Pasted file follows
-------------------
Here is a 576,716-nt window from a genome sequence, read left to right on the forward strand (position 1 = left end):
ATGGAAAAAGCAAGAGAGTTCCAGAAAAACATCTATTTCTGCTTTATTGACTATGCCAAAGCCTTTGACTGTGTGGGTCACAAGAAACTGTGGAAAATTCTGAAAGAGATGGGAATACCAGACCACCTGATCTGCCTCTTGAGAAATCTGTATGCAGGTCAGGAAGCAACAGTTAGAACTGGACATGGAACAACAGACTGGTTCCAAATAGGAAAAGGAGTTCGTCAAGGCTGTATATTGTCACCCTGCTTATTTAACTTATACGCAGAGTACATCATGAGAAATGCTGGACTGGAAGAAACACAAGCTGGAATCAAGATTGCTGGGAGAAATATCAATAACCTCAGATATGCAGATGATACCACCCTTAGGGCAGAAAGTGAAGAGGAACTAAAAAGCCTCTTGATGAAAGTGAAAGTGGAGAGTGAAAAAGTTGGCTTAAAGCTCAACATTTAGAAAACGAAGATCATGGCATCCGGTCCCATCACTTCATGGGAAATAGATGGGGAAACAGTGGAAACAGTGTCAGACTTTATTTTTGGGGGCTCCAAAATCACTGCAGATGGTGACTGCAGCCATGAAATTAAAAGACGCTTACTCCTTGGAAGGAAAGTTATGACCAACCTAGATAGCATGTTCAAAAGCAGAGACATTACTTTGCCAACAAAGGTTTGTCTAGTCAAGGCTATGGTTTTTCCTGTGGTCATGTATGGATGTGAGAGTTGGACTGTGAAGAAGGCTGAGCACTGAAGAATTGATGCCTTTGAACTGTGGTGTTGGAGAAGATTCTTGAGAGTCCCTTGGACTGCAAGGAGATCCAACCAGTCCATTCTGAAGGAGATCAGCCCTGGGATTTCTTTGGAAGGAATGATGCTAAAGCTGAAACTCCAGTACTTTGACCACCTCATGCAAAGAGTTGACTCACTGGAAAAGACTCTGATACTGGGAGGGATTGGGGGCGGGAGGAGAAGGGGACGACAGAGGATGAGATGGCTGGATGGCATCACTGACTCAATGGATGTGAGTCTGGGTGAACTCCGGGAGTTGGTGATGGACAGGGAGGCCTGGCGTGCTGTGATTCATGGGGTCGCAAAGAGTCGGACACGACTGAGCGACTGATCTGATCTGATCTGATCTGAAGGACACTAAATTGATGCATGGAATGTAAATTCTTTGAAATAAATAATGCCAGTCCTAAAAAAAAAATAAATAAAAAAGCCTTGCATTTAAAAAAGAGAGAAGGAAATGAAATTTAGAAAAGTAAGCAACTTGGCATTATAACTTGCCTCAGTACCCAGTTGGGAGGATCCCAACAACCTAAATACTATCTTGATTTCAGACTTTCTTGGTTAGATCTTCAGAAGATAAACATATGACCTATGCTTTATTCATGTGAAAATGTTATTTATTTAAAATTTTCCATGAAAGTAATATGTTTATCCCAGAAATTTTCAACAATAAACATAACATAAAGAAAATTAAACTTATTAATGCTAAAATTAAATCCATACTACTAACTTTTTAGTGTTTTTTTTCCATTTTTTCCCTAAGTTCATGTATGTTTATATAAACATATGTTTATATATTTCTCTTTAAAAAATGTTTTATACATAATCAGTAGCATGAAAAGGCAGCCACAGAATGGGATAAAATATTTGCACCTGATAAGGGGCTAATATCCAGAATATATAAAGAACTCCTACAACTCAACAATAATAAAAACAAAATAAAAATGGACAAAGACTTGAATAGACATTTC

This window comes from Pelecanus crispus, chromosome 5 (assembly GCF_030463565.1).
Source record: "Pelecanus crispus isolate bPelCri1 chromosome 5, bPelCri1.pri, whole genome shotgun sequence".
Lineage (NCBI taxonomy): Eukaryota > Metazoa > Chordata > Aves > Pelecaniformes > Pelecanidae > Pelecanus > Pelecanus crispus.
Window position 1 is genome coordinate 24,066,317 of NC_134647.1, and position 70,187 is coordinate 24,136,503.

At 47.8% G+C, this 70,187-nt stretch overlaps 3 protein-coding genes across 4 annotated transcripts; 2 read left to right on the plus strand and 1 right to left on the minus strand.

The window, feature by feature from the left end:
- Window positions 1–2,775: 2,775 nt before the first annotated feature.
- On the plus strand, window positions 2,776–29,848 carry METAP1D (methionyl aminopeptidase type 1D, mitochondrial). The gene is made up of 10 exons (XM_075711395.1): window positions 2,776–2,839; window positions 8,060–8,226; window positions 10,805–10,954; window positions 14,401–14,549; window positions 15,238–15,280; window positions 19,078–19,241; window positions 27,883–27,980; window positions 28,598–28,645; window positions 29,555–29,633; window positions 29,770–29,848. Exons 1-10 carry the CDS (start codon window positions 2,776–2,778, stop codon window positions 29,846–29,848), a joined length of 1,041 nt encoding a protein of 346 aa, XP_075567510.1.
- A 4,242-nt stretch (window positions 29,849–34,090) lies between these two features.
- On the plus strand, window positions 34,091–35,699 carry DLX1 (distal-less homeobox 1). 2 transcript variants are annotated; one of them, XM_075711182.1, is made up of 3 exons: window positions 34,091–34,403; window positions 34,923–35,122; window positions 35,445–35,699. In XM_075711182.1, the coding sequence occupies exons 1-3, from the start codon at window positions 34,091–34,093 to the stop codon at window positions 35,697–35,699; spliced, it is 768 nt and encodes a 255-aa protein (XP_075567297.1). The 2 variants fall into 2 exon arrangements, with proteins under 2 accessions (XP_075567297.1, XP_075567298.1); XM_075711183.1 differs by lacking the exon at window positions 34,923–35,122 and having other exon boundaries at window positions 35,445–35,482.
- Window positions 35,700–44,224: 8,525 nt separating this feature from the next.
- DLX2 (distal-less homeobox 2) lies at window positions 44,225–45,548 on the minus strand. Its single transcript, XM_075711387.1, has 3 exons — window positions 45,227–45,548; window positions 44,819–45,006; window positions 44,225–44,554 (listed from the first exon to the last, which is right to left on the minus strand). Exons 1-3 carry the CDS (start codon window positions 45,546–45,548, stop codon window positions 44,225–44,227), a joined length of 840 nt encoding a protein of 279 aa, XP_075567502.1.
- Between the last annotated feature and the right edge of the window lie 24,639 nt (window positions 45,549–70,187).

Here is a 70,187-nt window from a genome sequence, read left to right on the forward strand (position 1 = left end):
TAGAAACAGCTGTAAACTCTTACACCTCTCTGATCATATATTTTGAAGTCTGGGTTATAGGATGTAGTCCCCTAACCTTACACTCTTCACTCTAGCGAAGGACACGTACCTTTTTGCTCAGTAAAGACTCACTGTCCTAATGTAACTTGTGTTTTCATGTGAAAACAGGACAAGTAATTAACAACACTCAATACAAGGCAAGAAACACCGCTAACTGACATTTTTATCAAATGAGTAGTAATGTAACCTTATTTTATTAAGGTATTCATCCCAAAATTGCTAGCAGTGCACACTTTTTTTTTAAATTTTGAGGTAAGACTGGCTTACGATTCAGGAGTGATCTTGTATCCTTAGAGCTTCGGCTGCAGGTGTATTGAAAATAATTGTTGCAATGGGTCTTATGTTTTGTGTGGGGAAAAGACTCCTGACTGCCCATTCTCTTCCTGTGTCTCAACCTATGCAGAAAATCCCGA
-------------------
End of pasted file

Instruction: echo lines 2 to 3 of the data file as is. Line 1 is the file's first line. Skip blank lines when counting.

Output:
ATGGAAAAAGCAAGAGAGTTCCAGAAAAACATCTATTTCTGCTTTATTGACTATGCCAAAGCCTTTGACTGTGTGGGTCACAAGAAACTGTGGAAAATTCTGAAAGAGATGGGAATACCAGACCACCTGATCTGCCTCTTGAGAAATCTGTATGCAGGTCAGGAAGCAACAGTTAGAACTGGACATGGAACAACAGACTGGTTCCAAATAGGAAAAGGAGTTCGTCAAGGCTGTATATTGTCACCCTGCTTATTTAACTTATACGCAGAGTACATCATGAGAAATGCTGGACTGGAAGAAACACAAGCTGGAATCAAGATTGCTGGGAGAAATATCAATAACCTCAGATATGCAGATGATACCACCCTTAGGGCAGAAAGTGAAGAGGAACTAAAAAGCCTCTTGATGAAAGTGAAAGTGGAGAGTGAAAAAGTTGGCTTAAAGCTCAACATTTAGAAAACGAAGATCATGGCATCCGGTCCCATCACTTCATGGGAAATAGATGGGGAAACAGTGGAAACAGTGTCAGACTTTATTTTTGGGGGCTCCAAAATCACTGCAGATGGTGACTGCAGCCATGAAATTAAAAGACGCTTACTCCTTGGAAGGAAAGTTATGACCAACCTAGATAGCATGTTCAAAAGCAGAGACATTACTTTGCCAACAAAGGTTTGTCTAGTCAAGGCTATGGTTTTTCCTGTGGTCATGTATGGATGTGAGAGTTGGACTGTGAAGAAGGCTGAGCACTGAAGAATTGATGCCTTTGAACTGTGGTGTTGGAGAAGATTCTTGAGAGTCCCTTGGACTGCAAGGAGATCCAACCAGTCCATTCTGAAGGAGATCAGCCCTGGGATTTCTTTGGAAGGAATGATGCTAAAGCTGAAACTCCAGTACTTTGACCACCTCATGCAAAGAGTTGACTCACTGGAAAAGACTCTGATACTGGGAGGGATTGGGGGCGGGAGGAGAAGGGGACGACAGAGGATGAGATGGCTGGATGGCATCACTGACTCAATGGATGTGAGTCTGGGTGAACTCCGGGAGTTGGTGATGGACAGGGAGGCCTGGCGTGCTGTGATTCATGGGGTCGCAAAGAGTCGGACACGACTGAGCGACTGATCTGATCTGATCTGATCTGAAGGACACTAAATTGATGCATGGAATGTAAATTCTTTGAAATAAATAATGCCAGTCCTAAAAAAAAAATAAATAAAAAAGCCTTGCATTTAAAAAAGAGAGAAGGAAATGAAATTTAGAAAAGTAAGCAACTTGGCATTATAACTTGCCTCAGTACCCAGTTGGGAGGATCCCAACAACCTAAATACTATCTTGATTTCAGACTTTCTTGGTTAGATCTTCAGAAGATAAACATATGACCTATGCTTTATTCATGTGAAAATGTTATTTATTTAAAATTTTCCATGAAAGTAATATGTTTATCCCAGAAATTTTCAACAATAAACATAACATAAAGAAAATTAAACTTATTAATGCTAAAATTAAATCCATACTACTAACTTTTTAGTGTTTTTTTTCCATTTTTTCCCTAAGTTCATGTATGTTTATATAAACATATGTTTATATATTTCTCTTTAAAAAATGTTTTATACATAATCAGTAGCATGAAAAGGCAGCCACAGAATGGGATAAAATATTTGCACCTGATAAGGGGCTAATATCCAGAATATATAAAGAACTCCTACAACTCAACAATAATAAAAACAAAATAAAAATGGACAAAGACTTGAATAGACATTTC

This window comes from Pelecanus crispus, chromosome 5 (assembly GCF_030463565.1).